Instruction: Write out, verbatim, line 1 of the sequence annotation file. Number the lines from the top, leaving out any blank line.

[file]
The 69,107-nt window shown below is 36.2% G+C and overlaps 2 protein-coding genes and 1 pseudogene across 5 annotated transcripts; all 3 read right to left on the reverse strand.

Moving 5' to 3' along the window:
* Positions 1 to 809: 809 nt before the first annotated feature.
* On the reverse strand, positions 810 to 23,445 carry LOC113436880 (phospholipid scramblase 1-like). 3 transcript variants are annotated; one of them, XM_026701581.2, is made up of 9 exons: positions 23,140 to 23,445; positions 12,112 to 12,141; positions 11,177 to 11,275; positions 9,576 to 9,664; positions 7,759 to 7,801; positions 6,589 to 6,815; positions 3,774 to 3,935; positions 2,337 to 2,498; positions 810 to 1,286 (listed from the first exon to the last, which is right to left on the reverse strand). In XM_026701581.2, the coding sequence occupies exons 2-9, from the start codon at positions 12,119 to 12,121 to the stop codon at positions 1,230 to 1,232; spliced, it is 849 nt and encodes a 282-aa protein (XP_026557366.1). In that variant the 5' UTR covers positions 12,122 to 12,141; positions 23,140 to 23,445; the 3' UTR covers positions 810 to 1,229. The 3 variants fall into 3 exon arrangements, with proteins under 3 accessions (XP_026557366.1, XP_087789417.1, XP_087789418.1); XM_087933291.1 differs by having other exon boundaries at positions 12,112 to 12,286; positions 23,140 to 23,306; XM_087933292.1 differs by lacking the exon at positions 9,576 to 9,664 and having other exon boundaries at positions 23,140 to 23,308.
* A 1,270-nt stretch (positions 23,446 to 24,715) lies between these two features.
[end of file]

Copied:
The 69,107-nt window shown below is 36.2% G+C and overlaps 2 protein-coding genes and 1 pseudogene across 5 annotated transcripts; all 3 read right to left on the reverse strand.